I am currently working on some step by step construction sequences to show how these divisions of the rectangle emerged, so look out for a post addressing that in the near future. I used the book “Geometry of Design” by Kimberly Elam as reference. This book brings many diagrams of harmonious geometric shapes and examples of how these have been used in art and design throughout history and I recommend it highly for artists, designers and art enthusiasts.
Not all artists and designers use these armatures to design their work, but many do. The concept of the Golden rectangle is introduced in many fundamental art and design classes and exploring it can be beneficial, for designing or analyzing art-work. Here is a nice link that introduces this concept http://emptyeasel.com/2009/01/20/a-guide-to-the-golden-ratio-aka-golden-section-or-golden-mean-for-artists/. Personally this is the first time I set out to create drawings designed around the golden rectangle beyond a class exercise and I am enjoying the influence the underlying grid is having on my designs.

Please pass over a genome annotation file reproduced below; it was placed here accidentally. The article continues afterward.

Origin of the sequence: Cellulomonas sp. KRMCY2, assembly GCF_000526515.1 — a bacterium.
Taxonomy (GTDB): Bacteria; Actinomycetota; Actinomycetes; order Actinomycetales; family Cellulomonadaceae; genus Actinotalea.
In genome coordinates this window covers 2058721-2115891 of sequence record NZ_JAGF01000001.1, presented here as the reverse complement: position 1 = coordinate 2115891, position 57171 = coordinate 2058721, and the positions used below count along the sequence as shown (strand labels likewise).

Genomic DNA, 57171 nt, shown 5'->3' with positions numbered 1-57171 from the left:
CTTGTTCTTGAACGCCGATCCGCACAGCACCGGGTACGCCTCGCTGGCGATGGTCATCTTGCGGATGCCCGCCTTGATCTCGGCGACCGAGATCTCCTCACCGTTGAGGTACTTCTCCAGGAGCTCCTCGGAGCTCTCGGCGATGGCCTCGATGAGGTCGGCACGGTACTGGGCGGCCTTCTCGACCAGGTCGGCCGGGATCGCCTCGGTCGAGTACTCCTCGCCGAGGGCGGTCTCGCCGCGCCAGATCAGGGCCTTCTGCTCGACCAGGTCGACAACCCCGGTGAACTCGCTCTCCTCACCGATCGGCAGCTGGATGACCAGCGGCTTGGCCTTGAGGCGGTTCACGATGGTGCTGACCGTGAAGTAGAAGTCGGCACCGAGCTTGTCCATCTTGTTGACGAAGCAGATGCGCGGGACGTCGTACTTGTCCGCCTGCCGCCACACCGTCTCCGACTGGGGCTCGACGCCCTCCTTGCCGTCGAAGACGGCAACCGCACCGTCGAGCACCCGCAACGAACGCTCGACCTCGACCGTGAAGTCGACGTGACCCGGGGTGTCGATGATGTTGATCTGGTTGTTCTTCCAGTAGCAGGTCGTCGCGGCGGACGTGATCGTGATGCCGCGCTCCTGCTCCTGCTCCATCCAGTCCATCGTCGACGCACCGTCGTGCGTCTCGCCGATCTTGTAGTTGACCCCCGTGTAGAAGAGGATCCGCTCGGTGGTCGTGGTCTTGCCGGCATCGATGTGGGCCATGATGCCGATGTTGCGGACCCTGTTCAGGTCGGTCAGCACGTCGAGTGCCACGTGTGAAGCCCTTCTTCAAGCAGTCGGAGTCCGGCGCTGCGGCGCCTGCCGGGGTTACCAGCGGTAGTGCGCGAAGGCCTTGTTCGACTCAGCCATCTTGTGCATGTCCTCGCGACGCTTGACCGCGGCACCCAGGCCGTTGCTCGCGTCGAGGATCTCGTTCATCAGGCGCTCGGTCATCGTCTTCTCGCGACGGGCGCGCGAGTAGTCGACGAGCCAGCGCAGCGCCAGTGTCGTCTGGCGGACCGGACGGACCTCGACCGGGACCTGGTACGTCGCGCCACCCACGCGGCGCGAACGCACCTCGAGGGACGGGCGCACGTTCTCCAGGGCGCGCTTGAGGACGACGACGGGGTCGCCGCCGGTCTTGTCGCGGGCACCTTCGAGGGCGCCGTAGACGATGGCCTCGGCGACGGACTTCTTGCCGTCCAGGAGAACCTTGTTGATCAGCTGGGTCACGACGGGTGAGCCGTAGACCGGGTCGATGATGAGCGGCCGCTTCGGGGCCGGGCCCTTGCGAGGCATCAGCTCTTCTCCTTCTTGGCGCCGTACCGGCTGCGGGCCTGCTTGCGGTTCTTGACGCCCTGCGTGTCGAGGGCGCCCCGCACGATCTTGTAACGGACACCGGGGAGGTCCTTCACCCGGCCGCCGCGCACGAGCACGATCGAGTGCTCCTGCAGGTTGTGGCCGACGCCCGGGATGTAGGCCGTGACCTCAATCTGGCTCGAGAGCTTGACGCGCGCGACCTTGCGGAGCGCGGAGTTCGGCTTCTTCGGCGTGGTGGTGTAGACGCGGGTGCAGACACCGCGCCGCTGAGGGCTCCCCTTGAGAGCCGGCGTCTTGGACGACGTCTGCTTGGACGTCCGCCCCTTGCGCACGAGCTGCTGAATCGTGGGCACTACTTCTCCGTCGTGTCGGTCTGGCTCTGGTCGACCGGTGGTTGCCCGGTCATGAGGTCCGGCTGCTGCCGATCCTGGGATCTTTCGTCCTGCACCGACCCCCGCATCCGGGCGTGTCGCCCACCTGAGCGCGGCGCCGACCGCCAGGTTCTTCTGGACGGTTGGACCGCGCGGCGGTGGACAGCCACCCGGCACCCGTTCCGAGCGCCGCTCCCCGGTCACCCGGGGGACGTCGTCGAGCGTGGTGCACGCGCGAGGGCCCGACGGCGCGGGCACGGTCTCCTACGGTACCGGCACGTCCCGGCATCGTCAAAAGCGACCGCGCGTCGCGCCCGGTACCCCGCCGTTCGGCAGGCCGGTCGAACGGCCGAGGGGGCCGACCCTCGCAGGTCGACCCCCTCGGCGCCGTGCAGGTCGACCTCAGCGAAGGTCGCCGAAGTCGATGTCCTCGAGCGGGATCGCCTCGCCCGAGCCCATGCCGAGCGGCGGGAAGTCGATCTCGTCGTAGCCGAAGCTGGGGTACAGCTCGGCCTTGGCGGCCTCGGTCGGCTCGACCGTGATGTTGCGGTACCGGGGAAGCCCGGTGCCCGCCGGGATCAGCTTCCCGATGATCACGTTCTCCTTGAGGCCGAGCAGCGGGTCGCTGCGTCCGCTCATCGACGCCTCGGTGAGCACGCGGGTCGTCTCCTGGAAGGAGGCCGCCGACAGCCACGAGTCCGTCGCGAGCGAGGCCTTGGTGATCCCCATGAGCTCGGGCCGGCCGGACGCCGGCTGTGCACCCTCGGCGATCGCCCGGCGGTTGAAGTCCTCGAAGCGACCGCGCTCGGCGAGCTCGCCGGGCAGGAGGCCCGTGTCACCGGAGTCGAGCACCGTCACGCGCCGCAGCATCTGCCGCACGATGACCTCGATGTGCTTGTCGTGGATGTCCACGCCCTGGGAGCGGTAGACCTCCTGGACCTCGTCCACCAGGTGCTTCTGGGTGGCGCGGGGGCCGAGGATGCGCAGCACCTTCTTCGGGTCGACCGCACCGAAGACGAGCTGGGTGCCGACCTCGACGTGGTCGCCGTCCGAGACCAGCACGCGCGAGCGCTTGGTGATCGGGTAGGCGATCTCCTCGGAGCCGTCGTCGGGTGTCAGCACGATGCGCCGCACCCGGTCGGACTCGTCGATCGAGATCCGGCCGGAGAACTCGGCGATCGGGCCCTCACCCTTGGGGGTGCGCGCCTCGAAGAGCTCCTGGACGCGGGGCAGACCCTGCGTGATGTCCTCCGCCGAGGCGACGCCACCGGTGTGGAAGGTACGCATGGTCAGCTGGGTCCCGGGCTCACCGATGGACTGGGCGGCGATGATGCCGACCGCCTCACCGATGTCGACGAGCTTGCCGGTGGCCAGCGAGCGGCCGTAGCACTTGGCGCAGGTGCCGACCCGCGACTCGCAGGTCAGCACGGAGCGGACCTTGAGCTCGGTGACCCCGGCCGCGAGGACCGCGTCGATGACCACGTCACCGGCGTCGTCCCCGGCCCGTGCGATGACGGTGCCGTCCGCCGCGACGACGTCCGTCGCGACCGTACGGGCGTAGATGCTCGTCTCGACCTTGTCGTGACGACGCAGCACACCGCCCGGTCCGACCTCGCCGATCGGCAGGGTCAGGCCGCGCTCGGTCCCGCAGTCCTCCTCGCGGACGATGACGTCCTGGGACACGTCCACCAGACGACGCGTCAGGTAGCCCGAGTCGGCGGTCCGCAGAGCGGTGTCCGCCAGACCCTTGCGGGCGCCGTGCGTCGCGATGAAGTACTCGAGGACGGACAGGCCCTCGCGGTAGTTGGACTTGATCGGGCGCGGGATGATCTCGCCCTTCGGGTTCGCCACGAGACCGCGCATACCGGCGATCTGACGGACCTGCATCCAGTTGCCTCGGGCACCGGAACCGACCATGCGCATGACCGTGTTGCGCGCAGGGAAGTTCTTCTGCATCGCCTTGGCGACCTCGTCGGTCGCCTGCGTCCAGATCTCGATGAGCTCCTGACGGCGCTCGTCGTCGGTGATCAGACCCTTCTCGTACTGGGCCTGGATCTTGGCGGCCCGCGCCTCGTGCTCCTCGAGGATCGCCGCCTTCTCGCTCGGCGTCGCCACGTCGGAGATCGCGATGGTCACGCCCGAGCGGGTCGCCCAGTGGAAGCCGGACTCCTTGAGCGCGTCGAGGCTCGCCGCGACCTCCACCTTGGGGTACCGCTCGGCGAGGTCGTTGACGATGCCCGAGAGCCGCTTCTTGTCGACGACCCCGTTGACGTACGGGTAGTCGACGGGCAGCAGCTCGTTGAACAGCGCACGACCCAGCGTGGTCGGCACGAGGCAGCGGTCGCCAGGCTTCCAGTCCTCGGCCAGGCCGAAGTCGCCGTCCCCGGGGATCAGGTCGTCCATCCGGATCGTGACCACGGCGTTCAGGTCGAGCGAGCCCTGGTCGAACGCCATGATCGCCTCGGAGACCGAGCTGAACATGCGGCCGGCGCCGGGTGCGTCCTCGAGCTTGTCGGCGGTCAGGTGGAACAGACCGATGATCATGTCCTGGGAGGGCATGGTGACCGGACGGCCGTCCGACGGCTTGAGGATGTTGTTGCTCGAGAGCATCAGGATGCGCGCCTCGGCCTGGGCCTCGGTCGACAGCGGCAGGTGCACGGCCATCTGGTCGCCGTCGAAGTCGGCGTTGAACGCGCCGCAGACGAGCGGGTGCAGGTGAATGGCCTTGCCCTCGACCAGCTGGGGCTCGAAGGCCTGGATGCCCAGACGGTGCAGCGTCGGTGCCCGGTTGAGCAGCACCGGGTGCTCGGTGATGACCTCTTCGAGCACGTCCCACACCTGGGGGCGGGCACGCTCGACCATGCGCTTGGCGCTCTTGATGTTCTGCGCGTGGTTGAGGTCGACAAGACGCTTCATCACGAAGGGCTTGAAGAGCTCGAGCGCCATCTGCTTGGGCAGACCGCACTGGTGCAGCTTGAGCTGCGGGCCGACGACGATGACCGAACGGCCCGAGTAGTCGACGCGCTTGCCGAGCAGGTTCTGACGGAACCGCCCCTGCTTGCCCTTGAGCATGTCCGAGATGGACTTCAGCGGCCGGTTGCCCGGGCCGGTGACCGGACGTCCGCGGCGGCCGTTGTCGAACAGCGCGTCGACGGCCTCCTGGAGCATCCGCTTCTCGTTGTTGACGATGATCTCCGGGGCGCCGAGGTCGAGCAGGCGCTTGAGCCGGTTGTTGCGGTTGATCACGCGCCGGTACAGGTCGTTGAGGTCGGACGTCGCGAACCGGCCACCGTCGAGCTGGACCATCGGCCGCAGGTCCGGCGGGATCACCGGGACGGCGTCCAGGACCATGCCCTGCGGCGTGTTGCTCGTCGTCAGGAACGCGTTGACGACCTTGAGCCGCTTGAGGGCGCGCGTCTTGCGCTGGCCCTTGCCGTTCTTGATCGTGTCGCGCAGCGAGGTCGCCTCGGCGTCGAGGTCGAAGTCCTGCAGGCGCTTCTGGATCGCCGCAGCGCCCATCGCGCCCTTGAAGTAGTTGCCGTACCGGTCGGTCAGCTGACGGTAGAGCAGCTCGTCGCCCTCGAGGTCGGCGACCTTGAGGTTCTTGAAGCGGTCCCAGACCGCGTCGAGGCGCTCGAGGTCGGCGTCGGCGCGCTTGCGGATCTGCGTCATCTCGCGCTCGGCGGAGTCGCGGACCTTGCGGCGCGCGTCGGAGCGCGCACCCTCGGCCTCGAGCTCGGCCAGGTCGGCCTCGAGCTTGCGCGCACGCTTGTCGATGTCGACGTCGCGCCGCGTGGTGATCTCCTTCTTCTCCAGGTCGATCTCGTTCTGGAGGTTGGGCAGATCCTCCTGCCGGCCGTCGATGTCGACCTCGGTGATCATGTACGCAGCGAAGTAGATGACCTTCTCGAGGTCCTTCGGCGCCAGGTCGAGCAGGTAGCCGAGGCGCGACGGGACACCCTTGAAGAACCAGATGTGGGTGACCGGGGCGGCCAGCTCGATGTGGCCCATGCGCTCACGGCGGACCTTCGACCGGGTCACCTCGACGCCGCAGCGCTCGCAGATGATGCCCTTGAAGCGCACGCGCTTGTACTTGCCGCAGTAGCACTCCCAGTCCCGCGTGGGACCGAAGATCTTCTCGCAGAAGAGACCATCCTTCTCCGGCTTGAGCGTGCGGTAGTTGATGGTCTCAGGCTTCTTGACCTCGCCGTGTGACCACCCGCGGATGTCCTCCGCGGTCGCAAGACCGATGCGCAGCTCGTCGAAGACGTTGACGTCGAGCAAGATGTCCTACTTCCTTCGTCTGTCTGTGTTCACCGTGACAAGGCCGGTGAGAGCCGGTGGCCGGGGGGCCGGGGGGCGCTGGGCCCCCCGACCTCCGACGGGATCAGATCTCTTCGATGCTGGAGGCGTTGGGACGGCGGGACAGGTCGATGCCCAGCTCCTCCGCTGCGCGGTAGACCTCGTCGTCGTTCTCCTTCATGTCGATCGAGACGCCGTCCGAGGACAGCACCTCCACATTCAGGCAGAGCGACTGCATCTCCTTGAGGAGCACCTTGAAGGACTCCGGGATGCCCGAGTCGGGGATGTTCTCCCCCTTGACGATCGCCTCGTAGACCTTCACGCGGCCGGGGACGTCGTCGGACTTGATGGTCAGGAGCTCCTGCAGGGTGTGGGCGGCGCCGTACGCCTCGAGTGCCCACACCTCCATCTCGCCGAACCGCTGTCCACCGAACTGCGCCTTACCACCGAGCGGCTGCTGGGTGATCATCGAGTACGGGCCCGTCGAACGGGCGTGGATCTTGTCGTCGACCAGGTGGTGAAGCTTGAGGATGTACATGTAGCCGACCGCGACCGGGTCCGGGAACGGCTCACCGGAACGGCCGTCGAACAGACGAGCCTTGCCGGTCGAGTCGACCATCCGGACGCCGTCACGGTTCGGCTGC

Today I am sharing a series of studies for “The Encounter” one of my recent narrative pieces.
The first is the original graphite sketchbook study done a while back. I revisited the image last summer and developed it into a small silverpoint drawing. Before deciding on silverpoint, I explored several media options including subtractive charcoal, although it translated well to charcoal, the small format is not the ideal. This summer I plan to develop a large subtractive charcoal version.
The process of working with the same image in different mediums and sizes is not unusual for me. When it comes to working with complex multiple figure narratives, my preference is to work with the same image in a series of studies before committing the large final piece. This allows me to refine the composition and its correlation to form and content better as well as the way media and scale can affect the response of the viewer.
Sketchbook study, graphite on multimedia paper
“The Encounter”, Adriana Burgos, silverpoint on plike paper, 8″ x 10″, 2014
Charcoal and pan pastel on paper